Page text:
By the way, that first bull going down within five minutes? He must be a whole lot more even-tempered and tolerant of the hollering going on than the rest of the bulls. He looks it too; looked kinda bored with the whole thing. But the Brahma-cross bulls? Holy flip, were they ever getting stirred up...
Dr Blue: "Bulls are very intelligent. They can tell something's goin' on and they're getting very agitated."
Gee, I wonder why??
And damn rights bulls are intelligent!! Same with cows. They're not stupid. And they'll let you know if you're pushing things way too far. They're really good at that.
So, it really was only a matter of time. This one bull in particular (which just happened to be a Brahman-cross bull, not surprisingly) had the balls to go in and say in his own way, "ENOUGH!!!!!!" with Tommy's constant and super-annoying yelling.
He didn't do it to kill or intentionally maim, but to teach that man a lesson. And sorry Dr. Blue, that wasn't Tommy getting ran over, that bull had his head down low and he meant business.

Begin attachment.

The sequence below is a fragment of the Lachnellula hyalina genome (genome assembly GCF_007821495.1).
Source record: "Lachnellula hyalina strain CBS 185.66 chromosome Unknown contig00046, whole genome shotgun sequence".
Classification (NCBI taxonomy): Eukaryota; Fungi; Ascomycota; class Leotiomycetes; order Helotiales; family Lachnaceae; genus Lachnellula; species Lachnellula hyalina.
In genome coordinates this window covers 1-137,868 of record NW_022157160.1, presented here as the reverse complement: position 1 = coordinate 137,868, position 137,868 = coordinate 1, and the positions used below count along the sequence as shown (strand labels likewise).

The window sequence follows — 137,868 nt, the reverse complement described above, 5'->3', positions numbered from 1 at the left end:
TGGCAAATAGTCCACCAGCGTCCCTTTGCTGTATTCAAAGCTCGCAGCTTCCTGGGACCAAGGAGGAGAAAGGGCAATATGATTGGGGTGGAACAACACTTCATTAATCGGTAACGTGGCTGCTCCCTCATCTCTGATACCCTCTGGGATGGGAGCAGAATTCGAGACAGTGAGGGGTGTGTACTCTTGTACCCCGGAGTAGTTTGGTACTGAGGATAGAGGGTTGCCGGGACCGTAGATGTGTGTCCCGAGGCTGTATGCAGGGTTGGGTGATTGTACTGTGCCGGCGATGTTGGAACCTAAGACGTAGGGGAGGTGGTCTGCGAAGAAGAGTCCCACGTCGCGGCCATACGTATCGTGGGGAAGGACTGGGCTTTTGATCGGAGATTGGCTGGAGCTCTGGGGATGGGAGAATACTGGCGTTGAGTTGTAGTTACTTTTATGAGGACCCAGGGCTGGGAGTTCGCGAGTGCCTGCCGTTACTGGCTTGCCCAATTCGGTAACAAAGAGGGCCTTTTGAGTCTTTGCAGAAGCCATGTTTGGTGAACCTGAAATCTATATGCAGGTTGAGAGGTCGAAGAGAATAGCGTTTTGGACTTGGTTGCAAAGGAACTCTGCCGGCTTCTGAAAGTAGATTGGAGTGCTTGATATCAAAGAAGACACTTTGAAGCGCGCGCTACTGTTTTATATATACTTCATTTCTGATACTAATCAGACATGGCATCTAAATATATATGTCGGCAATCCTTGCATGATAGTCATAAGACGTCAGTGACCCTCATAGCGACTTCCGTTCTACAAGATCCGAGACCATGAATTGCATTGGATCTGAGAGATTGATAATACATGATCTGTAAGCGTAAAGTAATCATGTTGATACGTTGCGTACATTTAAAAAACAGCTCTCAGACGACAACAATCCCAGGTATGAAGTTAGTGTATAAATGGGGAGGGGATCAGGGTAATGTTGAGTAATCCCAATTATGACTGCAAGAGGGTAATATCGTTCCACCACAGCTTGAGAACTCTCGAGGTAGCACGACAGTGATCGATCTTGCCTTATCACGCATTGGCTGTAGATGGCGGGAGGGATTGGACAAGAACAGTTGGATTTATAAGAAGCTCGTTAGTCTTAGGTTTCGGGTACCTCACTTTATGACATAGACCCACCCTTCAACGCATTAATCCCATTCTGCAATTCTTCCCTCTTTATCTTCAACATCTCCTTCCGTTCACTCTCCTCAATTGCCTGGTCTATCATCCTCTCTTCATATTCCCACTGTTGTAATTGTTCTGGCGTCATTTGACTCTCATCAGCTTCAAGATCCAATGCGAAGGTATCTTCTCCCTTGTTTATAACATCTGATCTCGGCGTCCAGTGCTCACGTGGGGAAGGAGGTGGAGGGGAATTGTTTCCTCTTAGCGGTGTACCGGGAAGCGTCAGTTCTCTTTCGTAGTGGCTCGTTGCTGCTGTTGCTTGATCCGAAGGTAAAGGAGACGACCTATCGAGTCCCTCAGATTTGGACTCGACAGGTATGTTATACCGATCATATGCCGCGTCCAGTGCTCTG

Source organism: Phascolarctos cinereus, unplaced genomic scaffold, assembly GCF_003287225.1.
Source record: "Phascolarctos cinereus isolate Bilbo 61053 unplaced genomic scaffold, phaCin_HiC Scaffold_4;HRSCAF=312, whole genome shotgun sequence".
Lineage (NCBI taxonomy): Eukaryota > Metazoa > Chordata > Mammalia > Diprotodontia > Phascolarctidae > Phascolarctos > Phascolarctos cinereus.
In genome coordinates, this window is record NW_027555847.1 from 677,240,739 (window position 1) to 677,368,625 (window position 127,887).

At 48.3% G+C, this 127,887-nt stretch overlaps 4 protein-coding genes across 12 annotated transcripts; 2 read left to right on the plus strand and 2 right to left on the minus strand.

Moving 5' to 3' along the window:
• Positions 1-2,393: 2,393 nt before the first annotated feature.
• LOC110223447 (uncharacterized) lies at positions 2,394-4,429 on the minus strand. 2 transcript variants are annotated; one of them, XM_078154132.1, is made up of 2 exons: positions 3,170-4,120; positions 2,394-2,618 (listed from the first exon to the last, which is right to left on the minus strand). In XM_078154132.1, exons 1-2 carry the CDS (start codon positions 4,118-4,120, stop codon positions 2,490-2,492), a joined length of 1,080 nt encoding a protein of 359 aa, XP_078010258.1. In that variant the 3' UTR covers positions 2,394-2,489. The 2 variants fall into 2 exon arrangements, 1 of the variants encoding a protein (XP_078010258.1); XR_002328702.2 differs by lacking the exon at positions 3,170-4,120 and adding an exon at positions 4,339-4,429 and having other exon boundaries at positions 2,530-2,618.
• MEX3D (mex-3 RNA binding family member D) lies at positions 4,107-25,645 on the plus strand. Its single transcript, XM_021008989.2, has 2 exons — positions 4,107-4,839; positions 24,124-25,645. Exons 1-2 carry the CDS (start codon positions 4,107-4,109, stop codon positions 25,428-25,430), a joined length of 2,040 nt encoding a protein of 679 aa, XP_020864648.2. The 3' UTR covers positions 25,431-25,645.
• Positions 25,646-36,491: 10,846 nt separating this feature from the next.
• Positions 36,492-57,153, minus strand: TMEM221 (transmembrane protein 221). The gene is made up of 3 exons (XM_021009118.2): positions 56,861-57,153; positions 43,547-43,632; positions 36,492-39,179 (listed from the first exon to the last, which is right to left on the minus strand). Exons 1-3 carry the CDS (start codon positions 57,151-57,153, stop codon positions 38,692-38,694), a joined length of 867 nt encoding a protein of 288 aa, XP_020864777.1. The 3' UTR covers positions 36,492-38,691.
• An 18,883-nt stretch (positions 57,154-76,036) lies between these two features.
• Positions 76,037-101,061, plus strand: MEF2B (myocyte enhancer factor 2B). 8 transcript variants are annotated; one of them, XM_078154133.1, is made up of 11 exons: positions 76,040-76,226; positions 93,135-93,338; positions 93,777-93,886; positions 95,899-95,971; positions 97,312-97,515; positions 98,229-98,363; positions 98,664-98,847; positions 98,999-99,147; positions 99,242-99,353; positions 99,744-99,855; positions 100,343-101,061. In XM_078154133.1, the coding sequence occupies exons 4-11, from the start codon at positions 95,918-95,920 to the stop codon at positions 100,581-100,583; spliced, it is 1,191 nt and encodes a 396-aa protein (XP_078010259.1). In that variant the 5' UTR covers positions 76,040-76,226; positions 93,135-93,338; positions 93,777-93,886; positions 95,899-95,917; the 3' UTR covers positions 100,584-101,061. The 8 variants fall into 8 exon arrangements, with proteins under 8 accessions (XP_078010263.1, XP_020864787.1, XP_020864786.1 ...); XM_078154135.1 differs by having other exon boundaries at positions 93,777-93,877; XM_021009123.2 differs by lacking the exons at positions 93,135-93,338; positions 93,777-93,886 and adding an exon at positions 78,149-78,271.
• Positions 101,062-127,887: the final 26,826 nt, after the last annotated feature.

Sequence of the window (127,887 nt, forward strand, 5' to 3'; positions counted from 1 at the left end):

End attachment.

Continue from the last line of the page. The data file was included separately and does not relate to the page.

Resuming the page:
Did you notice how quick that bull was moving his head around as he was at the panels after he did his head-butting business? Like a deer on high alert? Yeah, same thing. He was clearly showing he was very agitated, very anxious, and ready to run or fight some more at any moment.
(And he's one handsome boy too; I sure like him... "attitude" and all. I've also been told that Brahman cattle are very smart, more so than most other cattle... and those ears!!)
But for f*ck's sake, these bulls were being treated like they're dumb, bumbling animals that don't know their tails from a fence post. While it's funny at the whole shenanigans that is going on, it's NOT funny when it's clear these bulls, as I've mentioned again and again, are being stressed out to the max by constantly being yelled at for no f*cking reason. It's also NOT funny when someone does such stupid shit as that yelling and pushing and yelling and pushing, putting themselves directly in danger of getting hurt, or worse!!